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Are you ready to be a board volunteer?

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You're at a party, mixing and mingling with friends, and someone happens to mention that they volunteer with the board of a charity. You've heard that this is a good way to beef up your resume, perhaps acquire some new skills, and network (and of course give something back to the community). So you ask a few more questions about what might be involved. Your friend waxes lyrical about the experience and before you know it, you are invited to the next meeting and voila! You're on a board!

After a few meetings, however, you find yourself regretting your hasty decision. You're not really sure what you're supposed to be doing and the agency seems to expect you to fundraise as well. You wonder how you can extract yourself from the situation gracefully. You just stop showing up.

For many new to board service, this is not an unfamiliar story. However, you can avoid some of this angst if you are prepared to do a bit of candid self-reflection up front. Here are a few questions to get you started:

Why do I want to be on a board?

Carefully contemplate your motivations for getting involved in this specialized area of volunteer activity. Is it to give back to your community? Is it to acquire new skills? Is it to broaden your sphere of contacts? Is it to gain the respect of peers? Is it to gain Canadian experience for your resume? Is it because you think it might be 'easier' than volunteering on the front lines at a soup kitchen or a homeless shelter or with teenage moms? Be honest with yourself. All reasons are valid. It is okay to expect to learn and grow from your volunteering. It is okay to recognize your comfort zones and start off within them. But also recognize that a certain amount of community spirit is expected from any volunteer. Without it, you will become disengaged and quickly lose interest in board service.

Am I really ready to make a commitment to a board?

Depending on the type of board you join, you may be asked to do more than just attend and actively participate in monthly board meetings. You may also be asked participate in various special events during the year or work on special projects. Also, be aware that board terms can vary anywhere from one to five years. With all the demands of work and family life, it may be a challenge carving out space for your volunteer board work Are you ready to make this long-term commitment? If not, you can opt to serve on a committee. There may be more hours involved in the short term but this is also a great way to 'test drive' an organization before you decide if you want to commit to a three-year term.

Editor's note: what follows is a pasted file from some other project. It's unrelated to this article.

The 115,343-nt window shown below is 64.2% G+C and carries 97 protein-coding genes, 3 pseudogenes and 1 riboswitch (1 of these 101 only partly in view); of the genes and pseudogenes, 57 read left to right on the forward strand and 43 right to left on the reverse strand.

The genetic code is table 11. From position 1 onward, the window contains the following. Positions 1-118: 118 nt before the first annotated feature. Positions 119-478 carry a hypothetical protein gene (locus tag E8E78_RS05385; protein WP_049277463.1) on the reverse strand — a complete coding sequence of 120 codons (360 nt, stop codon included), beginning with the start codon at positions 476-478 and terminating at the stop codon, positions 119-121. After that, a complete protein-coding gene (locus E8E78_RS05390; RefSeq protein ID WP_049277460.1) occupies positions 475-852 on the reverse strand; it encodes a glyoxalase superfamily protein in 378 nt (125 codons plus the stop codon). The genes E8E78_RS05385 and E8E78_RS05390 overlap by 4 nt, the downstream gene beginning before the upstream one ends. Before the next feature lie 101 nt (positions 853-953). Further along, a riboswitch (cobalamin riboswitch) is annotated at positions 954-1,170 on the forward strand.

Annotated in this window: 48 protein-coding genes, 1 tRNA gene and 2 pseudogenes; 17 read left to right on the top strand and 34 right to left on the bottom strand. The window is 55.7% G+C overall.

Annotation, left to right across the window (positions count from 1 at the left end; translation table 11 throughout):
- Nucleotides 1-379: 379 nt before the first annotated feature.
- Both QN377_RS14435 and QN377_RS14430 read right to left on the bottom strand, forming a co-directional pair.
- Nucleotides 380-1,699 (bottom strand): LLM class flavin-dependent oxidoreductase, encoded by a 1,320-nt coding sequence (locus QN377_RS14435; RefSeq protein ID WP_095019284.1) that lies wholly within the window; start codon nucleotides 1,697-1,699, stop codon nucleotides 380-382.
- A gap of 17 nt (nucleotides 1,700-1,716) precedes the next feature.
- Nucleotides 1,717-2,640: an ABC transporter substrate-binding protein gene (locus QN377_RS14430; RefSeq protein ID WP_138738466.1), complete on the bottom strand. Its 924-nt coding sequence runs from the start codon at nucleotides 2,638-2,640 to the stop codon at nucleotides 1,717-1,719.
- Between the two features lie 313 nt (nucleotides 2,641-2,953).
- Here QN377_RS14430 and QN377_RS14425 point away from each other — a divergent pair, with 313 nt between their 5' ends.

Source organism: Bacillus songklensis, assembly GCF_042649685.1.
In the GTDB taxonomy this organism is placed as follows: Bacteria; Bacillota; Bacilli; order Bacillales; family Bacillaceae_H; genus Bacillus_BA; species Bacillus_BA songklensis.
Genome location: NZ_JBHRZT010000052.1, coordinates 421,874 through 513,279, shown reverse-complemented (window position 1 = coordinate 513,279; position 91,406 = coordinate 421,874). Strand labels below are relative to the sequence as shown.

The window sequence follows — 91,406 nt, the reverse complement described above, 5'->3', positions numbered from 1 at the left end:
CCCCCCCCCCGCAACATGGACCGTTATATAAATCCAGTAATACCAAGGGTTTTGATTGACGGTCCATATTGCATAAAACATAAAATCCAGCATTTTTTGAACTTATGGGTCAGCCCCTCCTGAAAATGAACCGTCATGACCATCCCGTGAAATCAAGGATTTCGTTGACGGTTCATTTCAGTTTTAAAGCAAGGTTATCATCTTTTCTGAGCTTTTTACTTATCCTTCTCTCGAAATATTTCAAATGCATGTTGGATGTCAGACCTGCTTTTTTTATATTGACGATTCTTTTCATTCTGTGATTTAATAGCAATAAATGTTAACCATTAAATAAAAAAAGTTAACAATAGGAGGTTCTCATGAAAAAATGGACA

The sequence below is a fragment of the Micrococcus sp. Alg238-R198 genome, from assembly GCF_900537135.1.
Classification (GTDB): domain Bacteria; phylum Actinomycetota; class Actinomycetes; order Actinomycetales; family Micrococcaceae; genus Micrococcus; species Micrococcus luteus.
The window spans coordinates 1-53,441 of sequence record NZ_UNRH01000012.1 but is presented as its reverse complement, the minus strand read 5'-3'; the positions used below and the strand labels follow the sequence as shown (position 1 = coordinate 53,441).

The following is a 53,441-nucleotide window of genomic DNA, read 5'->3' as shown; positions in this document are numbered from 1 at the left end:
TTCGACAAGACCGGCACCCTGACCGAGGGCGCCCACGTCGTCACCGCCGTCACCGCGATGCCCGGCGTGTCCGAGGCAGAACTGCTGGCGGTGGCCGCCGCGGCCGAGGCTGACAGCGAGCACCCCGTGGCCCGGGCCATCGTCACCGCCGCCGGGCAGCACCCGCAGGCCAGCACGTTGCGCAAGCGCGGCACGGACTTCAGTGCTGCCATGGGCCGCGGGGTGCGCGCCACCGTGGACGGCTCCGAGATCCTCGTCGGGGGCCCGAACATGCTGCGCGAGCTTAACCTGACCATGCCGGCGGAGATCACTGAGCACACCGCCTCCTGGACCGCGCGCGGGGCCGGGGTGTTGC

Do I have what it takes to contribute effectively to the board?

As someone new to board volunteerism, you need to be aware of the roles and responsibilities of board directors. There are numerous resources available that will provide you with a basic orientation to board service. (Check out www.boardmatch.org or visit your local United Way). However, once you have decided on the organization you want to volunteer with, you also need to understand quite clearly what their expectations are of you and whether or not you can live up to them. Do you really have the skills this organization needs? And, just as importantly, are you prepared to contribute them? For example, maybe you do marketing in your day job and are looking for a change. But marketing know-how is what this charity needs right now. Are you prepared to set aside your desire for a change for the time being to contribute what is needed?

Do you have some of the characteristics of a good board member?

Are you flexible, willing to accept constructive criticism, able to communicate with others with respect? Do you work well in a situation where you may have to share power with others and make decisions by consensus? Can you accept alternative viewpoints with an open mind? Will you be comfortable working with others from diverse socio-economic and ethno-cultural groups?

What causes do I truly care about?

Before you join just any nonprofit board, think carefully about what causes you are passionate about - not just mildly concerned over, but deeply outraged by, profoundly saddened by, personally connected to. Also, take some time to test your passion by rolling your sleeves up and volunteering on the front lines. Get a feel for the organization you think you might be interested in by talking to the staff, current volunteers, and the individuals that the agency serves. There is no shortage of worthy causes out there, but what will keep bringing you back to the board table month after month is an issue that energizes you to your core. It is this passion that will help you set time aside to do just that little bit extra to make a lasting difference.

In a recently published Statistics Canada report, Cornerstone of Community, more than half of the nonprofit organizations surveyed identified obtaining board members as one of their ongoing challenges. I would venture to say that not just any board member will do. As nonprofit organizations try to do more and more with less and less, they can ill-afford the cost of a revolving door in the boardroom. Skilled, committed, dedicated, passionate, board volunteers are needed throughout the nonprofit sector. Reflecting on some of the questions outlined above will certainly increase the odds that your board volunteer experience will be a positive one for you and the agency of your choice.

Michelle Martinez is a freelance writer and holds a Masters of Social Work from the University of Toronto, with a specialty in organizational and community development.

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